- You’re financially dependent on your partner.
- You shared income or assets.
- You shared credit cards or bank accounts.
- You primarily took care of your kids, pets, or the household.
These conditions demonstrate that your relationship was similar to what you’d have in a legal marriage. Once you’ve determined if you’re eligible, you can file your Marvin claim in civil court.
Palimony is determined similarly to alimony even though it’s handled by a different court system. The judge will make two decisions. First, they will decide whether they agree that you’re eligible for support. After all, not every divorce leads to alimony payments. Even if you can demonstrate that your relationship was similar to a legal marriage, the judge may not find that you’re financially dependent enough on your former partner to receive financial support.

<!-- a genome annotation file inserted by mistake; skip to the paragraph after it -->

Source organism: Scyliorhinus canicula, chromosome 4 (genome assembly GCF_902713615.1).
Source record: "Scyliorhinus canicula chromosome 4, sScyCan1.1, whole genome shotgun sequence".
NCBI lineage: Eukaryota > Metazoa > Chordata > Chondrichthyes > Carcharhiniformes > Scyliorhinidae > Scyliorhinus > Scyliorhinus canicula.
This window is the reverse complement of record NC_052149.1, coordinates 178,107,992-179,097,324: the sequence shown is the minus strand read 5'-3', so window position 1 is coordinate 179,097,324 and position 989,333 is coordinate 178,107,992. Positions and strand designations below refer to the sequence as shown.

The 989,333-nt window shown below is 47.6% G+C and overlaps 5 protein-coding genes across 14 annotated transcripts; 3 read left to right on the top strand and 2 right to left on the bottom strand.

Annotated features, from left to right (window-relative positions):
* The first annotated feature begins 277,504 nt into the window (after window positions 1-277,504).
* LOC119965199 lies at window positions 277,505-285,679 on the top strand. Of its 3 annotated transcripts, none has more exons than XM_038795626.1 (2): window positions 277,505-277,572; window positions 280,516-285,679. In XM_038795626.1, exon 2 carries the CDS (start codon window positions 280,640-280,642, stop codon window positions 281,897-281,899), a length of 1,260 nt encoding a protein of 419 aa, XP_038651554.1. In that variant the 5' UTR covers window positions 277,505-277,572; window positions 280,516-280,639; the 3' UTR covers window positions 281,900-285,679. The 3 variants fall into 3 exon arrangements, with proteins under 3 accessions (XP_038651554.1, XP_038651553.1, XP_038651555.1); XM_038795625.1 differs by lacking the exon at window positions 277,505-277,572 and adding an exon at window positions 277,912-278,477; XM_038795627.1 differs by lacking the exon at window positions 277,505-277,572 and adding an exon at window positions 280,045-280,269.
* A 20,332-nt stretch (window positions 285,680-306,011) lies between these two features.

Second, the judge will determine the amount and length of the palimony order. As with alimony, the amount and length will be decided based on the length of your relationship and the agreements you had in place. For example, if you sacrificed your career to raise your partner’s children while your partner supported you, the judge is more likely to award a higher support payment.
Legal Representation Make Palimony More Likely
Palimony is less reliable than alimony, but it can still be a vital support method for ex-partners who never married. Grimes may be eligible for support payments because of her deep relationship with Musk, and you may be too. Your relationship was no less real just because you weren’t married. Neither is your need for financial support.
If you’re considering filing a palimony claim, you should get qualified legal representation immediately. An experienced lawyer will help you navigate California law and improve your chances of receiving the financial support you need. Schedule your consultation today to discuss your situation and prepare your case.